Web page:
Also, the green-checkered jacket! I don’t know why, it’s only actually happened a few times, but every time I think of Vic outside the mask, I always see him in a green-checkered jacket. I just love that thing.
This is the end of our Vic collection. But stay tuned, our Renee Montoya collection begins in just a few moments!
[Question v2 #1, Mysterious Suspense #1, Blue Beetle v6 #5]
INTERNET WENT AWAY, SORRY
IT’S BACK NOW, SPAM CAN CONTINUE
This is what I typically call “the leisure suit”. It isn’t actually a leisure suit, it’s more of a jumpsuit, but it’s still goofy-looking.
Ditko gave him this number in his story in Blue Beetle v5 #2. It was designed to give Vic better mobility, a greater range of movement, and ditch the big heavy coat while he was on the case of a flying thief.
Len Wein and Paris Cullins later revisited the leisure suit in Blue Beetle v6 #6 & #7 when they introduced him the the DCU. Because if Ditko did it in the original Q? stories, they found ways of doing it better.
SO I’M DOING A QUESTION FASHION SHOW
BECAUSE THEY HAVE HAD SOME DOOZIES
i’d like to call this first collection “OH VIC BABY NO WHY WOULD YOU DO THAT”
So sit back, put on some tunes, and enjoy the spam!
did i already post this? whatever, it’s just as funny every time.
(via stfuteabaggers) oh my god I was not fucking expecting that. AMAZING
I’ve posted this before and I don’t care it’s going up here again.
At first I was like D: but then I was like :D!
Fuck it, this is blog-relevant.
Professor Rodor’s first full appearance was in Vic’s second story. The interesting thing about this story is that Vic’s after The Banshee, a thief who killed an inventor in order to make use of a flying suit for criminal purposes, and Vic takes it very personally.
I’ve always wondered if Vic’s reaction wasn’t so much informed formed by Ditko’s Objectivist beliefs as it was some reflection on how The Banshee’s relationship with the inventor might’ve mirrored his own with Rodor.
[Blue Beetle v5 #2]
Though he didn’t appear himself, he was name-dropped in Vic’s suiting-up scene as the creator of the no-face and Vic’s other gear.
Naturally, when Len Wein and Paris Cullins paid homage to that scene in Blue Beetle v6 #5, the name-drop was repeated.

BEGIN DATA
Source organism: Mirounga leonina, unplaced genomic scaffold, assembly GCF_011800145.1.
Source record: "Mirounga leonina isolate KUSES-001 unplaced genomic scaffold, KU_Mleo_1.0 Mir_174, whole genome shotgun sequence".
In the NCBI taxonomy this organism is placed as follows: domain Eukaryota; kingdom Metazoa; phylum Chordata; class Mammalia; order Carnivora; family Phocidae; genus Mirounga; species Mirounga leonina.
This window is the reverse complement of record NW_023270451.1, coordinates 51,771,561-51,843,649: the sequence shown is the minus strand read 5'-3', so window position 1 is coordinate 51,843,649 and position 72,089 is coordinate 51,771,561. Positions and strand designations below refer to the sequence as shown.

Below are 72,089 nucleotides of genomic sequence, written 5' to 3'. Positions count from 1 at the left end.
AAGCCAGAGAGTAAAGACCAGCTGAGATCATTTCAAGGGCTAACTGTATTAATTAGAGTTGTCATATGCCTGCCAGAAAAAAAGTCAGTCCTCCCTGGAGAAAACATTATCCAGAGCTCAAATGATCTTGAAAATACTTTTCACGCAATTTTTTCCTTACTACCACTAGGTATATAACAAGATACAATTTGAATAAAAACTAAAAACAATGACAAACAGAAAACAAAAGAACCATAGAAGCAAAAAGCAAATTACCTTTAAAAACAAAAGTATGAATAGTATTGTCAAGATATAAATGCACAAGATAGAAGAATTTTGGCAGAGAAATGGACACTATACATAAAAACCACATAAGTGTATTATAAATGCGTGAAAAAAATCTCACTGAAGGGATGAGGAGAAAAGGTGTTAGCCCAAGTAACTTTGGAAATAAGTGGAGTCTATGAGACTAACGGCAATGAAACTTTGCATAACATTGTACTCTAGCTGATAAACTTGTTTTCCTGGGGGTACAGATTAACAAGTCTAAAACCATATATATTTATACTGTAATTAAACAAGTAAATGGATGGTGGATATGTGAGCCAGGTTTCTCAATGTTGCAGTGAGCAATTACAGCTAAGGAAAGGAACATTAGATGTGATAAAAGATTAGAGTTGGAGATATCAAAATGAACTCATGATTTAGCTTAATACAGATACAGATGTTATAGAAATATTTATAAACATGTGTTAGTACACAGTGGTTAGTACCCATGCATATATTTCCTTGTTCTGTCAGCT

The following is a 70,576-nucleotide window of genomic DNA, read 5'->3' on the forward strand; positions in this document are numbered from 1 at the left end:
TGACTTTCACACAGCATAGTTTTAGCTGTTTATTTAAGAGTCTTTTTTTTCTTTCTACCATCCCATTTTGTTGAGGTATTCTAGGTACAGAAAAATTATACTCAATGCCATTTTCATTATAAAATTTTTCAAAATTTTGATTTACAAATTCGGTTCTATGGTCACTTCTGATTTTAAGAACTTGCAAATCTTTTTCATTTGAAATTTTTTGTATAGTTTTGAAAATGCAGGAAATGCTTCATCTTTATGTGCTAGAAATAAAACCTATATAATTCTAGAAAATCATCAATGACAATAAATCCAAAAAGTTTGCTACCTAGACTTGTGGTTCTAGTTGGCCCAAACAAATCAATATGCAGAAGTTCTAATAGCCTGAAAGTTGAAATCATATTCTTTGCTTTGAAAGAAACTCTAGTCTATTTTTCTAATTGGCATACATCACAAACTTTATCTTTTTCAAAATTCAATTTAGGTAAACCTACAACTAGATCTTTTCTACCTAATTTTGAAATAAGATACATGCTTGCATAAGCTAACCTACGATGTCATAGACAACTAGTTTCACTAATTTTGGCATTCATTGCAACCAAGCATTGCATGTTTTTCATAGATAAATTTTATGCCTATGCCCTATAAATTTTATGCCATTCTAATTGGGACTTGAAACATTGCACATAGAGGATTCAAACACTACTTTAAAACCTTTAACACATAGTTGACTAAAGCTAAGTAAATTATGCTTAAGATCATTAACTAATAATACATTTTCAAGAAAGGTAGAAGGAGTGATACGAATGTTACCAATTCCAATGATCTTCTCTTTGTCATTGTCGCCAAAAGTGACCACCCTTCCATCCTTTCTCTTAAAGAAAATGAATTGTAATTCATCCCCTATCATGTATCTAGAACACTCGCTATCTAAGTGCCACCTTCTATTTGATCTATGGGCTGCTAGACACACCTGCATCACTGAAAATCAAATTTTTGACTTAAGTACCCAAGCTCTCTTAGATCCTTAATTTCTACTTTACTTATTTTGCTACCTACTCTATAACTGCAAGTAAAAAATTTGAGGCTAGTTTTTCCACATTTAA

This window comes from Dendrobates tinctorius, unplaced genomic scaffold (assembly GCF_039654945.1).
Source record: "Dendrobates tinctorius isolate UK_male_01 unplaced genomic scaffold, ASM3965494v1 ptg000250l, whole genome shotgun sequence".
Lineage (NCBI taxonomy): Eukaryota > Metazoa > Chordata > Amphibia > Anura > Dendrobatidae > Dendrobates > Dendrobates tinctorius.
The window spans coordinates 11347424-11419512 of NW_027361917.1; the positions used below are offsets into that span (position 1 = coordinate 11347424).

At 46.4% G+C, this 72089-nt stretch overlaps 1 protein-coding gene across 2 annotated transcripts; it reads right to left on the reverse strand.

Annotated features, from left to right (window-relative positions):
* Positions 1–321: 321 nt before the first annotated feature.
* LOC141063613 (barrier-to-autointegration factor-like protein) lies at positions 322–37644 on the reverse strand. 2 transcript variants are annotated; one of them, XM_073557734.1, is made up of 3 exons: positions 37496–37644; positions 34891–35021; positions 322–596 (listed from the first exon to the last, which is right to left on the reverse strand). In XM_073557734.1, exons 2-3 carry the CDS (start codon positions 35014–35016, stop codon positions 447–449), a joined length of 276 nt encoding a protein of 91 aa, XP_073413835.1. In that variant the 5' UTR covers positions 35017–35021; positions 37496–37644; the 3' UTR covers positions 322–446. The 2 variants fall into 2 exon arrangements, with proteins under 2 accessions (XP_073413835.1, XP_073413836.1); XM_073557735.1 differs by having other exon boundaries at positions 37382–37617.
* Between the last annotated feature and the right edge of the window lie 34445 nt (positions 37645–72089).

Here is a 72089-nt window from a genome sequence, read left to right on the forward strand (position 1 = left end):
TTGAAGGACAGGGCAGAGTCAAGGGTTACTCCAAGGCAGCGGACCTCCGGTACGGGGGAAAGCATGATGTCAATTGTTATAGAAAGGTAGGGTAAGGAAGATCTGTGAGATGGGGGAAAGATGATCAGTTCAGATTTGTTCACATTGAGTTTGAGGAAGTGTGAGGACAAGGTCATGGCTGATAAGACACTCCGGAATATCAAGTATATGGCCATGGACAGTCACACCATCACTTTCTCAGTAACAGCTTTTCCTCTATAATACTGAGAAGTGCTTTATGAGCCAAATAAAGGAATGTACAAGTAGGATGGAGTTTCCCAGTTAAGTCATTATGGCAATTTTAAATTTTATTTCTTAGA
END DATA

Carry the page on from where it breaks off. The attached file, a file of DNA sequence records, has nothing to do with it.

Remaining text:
The same panel was also referenced in Question v1 #1, though without any mention of Rodor since he was present in the scene.
So, jacquelineofalltrades asked if I’d post about Tot’s history, so I prepared a massive spam (not joking, it’s huuuuuge) touching on a few of his appearances from ‘67 to today. I’d once played with the idea of a Tot Tuesday, but like all of my other theme days, it didn’t quite pan out (even Fanart Fridays and Sexy Saturdays seem to’ve died off).
As Professor Rodor, Tot made a small cameo on the cast page that began Vic’s first story. He wouldn’t make an actual appearance until the second issue, but he was there from the start.
[Blue Beetle v5 #1]
In the early ’80s, Alan Moore was in a band that actually had a song about Steve Ditko and Mr. A, set to the tune of The Velvet Underground’s “Sister Ray”. Here he recounts the story during an interview with the BBC in ‘07, even sings a verse.
He had one room above a thrift store.
He had a trunk of books by Ayn Rand.
He was short-sighted and reclusive,
resisting pleas to take his photograph.
He drew a superhero comic.
He saw the world in terms of black and white.
He said, “A day’s work for a day’s pay,
that is our one and only right.”
He takes a card and shades one half of it in dark
so he can demonstrate to you just what he means.
He says, “There’s black and there is white, and there is wrong, and there is right, and there is nothing, nothing in between.”
That’s what Mr. A said.
Of course, no discussion on Question/Rorschach would be complete without a mention of Mr. A, Steve Ditko’s other crusading Objectivist journalist with a gimmicky mask and a calling card. His mask was made of metal, with a fixed, uncompromising scowl. His calling card was black on one side and white on the other, symbolizing an absolutist distinction between good and evil. He had all the subtlety of a sledgehammer.
Mr. A first saw print in the third issue of witzend, in 1967. I’ve never been sure if he created Mr. A or The Question first, but Vic was the more “tame” take on his ideals where Mr. A gave him free reign to get as Randian as he liked. I’ve not read many stories featuring him, haven’t had much desire either, but it’s a safe bet that Alan Moore used both when conceiving Rorschach.
You can read more about Mr. A at Dial B For Blog.